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What I am after is the meaning of such type and what interface can use it.

It is explained in Posix spec that dev_t is used for device IDs. However, what device id means for any object described by a path, which can be a file, a directy, a fifo or a physical device?

For example, calling stat() shall give you a struct including a member of such type; and you can stat any kinds of object in your file system. The device id should have different meanings for different file types then.

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3 Answers 3

up vote 6 down vote accepted

The only use of dev_t in the vast majority of programs (ones which are portable and not connected to a single OS) is to determine that two file names or file descriptors refer to the same underlying file. This is true if and only if the st_ino and st_dev entries for the two files' stat structures match one another.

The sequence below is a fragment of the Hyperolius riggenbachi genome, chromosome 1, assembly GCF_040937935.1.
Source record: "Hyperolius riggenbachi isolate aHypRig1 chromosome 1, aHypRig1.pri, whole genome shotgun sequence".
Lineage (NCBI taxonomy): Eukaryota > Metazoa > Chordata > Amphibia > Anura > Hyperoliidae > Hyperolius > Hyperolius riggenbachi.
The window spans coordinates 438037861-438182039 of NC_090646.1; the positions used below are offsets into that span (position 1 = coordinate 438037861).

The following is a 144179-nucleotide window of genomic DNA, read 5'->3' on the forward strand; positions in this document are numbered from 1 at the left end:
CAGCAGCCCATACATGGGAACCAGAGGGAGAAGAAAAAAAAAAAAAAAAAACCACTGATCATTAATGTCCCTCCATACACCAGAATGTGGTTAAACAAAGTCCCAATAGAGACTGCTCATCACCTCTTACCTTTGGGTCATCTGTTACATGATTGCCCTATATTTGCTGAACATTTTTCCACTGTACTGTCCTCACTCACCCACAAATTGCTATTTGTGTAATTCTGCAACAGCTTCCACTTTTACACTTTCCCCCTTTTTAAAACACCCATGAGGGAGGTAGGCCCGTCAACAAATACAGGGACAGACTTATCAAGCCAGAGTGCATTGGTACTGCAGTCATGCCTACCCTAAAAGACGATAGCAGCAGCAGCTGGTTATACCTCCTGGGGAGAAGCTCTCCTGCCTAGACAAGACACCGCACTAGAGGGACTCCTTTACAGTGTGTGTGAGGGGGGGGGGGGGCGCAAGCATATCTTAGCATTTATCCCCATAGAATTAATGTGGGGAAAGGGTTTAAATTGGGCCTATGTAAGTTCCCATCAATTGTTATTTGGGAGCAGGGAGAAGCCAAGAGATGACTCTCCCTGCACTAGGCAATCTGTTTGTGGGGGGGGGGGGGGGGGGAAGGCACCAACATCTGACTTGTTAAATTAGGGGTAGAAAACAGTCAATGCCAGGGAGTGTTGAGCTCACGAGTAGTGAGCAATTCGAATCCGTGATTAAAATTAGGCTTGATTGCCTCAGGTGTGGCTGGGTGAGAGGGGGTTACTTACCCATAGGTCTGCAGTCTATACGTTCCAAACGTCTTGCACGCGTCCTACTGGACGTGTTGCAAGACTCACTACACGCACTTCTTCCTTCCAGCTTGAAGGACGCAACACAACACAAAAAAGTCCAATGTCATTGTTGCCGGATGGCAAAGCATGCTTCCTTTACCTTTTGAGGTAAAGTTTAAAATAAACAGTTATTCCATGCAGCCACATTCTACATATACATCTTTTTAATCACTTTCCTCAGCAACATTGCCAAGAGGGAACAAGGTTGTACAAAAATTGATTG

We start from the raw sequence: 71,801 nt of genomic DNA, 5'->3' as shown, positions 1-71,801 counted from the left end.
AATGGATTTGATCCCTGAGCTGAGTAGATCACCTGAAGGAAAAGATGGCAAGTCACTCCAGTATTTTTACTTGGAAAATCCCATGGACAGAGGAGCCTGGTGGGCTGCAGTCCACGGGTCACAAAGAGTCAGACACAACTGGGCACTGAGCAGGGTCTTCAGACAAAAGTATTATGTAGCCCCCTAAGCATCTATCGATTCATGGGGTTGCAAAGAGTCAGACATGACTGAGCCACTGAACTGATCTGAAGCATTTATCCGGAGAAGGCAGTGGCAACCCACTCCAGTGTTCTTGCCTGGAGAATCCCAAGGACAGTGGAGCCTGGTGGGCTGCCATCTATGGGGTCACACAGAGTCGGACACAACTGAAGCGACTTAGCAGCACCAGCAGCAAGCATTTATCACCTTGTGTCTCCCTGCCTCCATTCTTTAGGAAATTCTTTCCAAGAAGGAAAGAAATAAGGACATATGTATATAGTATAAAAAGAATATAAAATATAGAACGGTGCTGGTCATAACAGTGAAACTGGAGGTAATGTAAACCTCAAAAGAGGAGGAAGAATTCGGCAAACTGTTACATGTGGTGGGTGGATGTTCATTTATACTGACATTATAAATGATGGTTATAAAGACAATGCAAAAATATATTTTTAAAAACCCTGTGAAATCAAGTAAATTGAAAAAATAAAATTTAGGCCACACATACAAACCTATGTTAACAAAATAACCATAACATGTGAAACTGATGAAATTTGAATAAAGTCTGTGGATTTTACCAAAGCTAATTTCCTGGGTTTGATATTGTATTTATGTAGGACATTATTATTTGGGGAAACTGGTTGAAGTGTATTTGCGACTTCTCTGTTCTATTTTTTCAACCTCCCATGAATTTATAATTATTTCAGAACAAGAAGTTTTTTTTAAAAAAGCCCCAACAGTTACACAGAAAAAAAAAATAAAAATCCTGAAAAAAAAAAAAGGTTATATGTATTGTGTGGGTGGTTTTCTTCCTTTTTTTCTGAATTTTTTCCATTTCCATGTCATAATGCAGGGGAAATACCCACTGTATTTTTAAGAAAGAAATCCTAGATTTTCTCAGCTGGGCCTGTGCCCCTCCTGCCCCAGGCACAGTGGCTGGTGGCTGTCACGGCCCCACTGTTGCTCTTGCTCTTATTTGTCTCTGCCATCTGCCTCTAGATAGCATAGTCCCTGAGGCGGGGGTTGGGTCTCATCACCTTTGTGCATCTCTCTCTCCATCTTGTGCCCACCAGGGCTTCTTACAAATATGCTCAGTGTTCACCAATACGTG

Basically, st_dev tells which "device" (e.g. mounted partition, network share, etc.) the file resides on, and st_ino is a unique identifier of the file within the context of a single device.

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Actually, there are two dev_t-typed fields in struct stat:

  • st_dev is the "[d]evice ID of device containing file", so if two files have the same st_dev, they're on the same filesystem.
  • st_rdev is the device ID of the device denoted by a character or block special file, i.e. the files commonly encountered in /dev. It has no meaning for other types of files.
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But you did not explain what the device id is. For a normal file, there is no device associated, then what does the id mean here? – Mengfei Murphy Mar 9 '12 at 16:32
@MengfeiMurphy: every file exists on some device, be it a disk partition or a network share. That's what st_dev designates. – larsmans Mar 9 '12 at 16:34

Within the kernel, the dev_t type who is defined in is used to hold device numbers (major/minor). dev_t is a 32-bit quantity with 12 bits set aside for the major number and 20 for the minor number.

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Yes, my /dev/sda1 st_rdev gives 2049, which is true because it is in major 8 min 1 – Mustafa Mar 22 at 16:19

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